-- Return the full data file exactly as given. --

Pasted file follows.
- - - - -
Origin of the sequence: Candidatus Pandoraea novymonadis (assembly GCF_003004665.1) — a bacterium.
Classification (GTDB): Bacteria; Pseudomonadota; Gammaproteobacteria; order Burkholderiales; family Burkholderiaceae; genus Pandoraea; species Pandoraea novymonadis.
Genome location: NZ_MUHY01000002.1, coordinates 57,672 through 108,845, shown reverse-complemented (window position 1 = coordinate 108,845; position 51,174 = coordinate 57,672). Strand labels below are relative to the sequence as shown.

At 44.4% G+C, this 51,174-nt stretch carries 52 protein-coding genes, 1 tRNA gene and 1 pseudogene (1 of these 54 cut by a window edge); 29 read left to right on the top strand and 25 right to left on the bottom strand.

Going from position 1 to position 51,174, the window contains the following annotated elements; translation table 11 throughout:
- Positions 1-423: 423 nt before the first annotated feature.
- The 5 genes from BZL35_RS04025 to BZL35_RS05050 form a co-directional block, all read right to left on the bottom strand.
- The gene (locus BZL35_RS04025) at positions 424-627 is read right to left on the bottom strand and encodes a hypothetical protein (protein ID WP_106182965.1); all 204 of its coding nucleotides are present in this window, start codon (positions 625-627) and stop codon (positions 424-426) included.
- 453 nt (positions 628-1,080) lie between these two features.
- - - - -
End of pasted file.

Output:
Origin of the sequence: Candidatus Pandoraea novymonadis (assembly GCF_003004665.1) — a bacterium.
Classification (GTDB): Bacteria; Pseudomonadota; Gammaproteobacteria; order Burkholderiales; family Burkholderiaceae; genus Pandoraea; species Pandoraea novymonadis.
Genome location: NZ_MUHY01000002.1, coordinates 57,672 through 108,845, shown reverse-complemented (window position 1 = coordinate 108,845; position 51,174 = coordinate 57,672). Strand labels below are relative to the sequence as shown.

At 44.4% G+C, this 51,174-nt stretch carries 52 protein-coding genes, 1 tRNA gene and 1 pseudogene (1 of these 54 cut by a window edge); 29 read left to right on the top strand and 25 right to left on the bottom strand.

Going from position 1 to position 51,174, the window contains the following annotated elements; translation table 11 throughout:
- Positions 1-423: 423 nt before the first annotated feature.
- The 5 genes from BZL35_RS04025 to BZL35_RS05050 form a co-directional block, all read right to left on the bottom strand.
- The gene (locus BZL35_RS04025) at positions 424-627 is read right to left on the bottom strand and encodes a hypothetical protein (protein ID WP_106182965.1); all 204 of its coding nucleotides are present in this window, start codon (positions 625-627) and stop codon (positions 424-426) included.
- 453 nt (positions 628-1,080) lie between these two features.